In 2019 GetUp! spent only 16 cents in the dollar of their donations on campaigning
Is this accurate?
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Yes... and no, depending on your definitions.
In October 2019, GetUp! submitted a "Political Campaigner Return" to the Australian Electoral Commission (AEC)
With "electoral expenditure" of $2,314,890 and total payments of $14,446,914, Advance Australia can argue that only 16% of the payments went on electoral expenditure in financial year 2019.
GetUp! haven't published a 2019 annual report. If we look at last year's FY18 annual report, we find this explanation:
GetUp’s expenditure in the 2017-18 financial year was $10,230,453. Of this, 15.5% was for administrative costs, allocated to accountancy and legal services, amortisation, administrative staff and associated expenses, bank charges, rent and outgoings, filing fees, and insurance. 84.5% of our expenditure was related to campaigns.
As a third party campaigner, GetUp is required to report certain “political expenditure” to the Australian Electoral Commission (AEC). Political expenditure is narrowly defined. For this financial year, GetUp disclosed 7.3% of our total expenditure to the AEC as “political expenditure”, which forms a part of the above expenditure related to campaigns.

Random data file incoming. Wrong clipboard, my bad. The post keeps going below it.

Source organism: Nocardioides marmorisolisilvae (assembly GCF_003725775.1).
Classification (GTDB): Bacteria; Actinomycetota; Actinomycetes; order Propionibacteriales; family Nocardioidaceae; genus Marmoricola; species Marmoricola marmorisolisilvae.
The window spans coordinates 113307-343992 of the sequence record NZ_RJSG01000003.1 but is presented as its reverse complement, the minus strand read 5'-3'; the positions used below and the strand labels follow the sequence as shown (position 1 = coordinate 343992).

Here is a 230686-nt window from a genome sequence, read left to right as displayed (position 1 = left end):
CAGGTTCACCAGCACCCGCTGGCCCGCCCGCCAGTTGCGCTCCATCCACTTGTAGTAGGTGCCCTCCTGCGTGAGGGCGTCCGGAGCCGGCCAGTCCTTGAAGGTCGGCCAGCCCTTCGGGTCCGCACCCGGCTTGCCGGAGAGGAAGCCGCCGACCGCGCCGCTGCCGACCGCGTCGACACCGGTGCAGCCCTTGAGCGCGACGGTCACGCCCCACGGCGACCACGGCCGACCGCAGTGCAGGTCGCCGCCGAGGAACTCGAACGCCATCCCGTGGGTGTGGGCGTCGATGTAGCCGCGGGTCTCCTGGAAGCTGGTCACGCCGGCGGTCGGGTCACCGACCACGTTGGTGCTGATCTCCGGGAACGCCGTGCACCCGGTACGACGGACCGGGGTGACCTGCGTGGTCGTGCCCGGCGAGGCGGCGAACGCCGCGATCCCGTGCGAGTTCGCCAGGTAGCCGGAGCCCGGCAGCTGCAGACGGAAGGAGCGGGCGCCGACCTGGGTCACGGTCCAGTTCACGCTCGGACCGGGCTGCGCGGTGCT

So, GetUp! argue that the strict definition used in the AEC returns doesn't reflect the true situation. They are far more efficient than this picture paints.
GetUp! have also published their 2018-2019 audited Financial Report.
It describes the donations in Note 4:
We can see $12,423,247 was received in FY19.
But donations weren't their only revenue. They made an additional $804,600 in other income.
(Should this be included in the calculation? Based on the exact claim, no, but perhaps it would paint a fairer picture if the answer was yes.)
Also included on in this table is Campaign Expenses, of $3,626,131.
So, we can quickly calculate Campaign Expenses as a proportion of Donations: 29.2% Or we can calculate Campaign Expenses as a proportion of total Revenue: 27%
So, by these figures, GetUp! still seems rather inefficient (which is the implicit claim).
It is difficult to see from the Financial Report directly where GetUp!'s figure of 84.5% (for FY18) comes from, but clearly they include a large proportion (or all) of the employee benefits as related to campaigns.
It is also difficult to see where the reported AEC figures come from, but they clearly use definitions different to the values that are normally recorded in financial statements.
This boils down to an argument in definitions, with Advance Australia choosing a particularly strict definition, which makes GetUp! look far less efficient than GetUp! have historically claimed.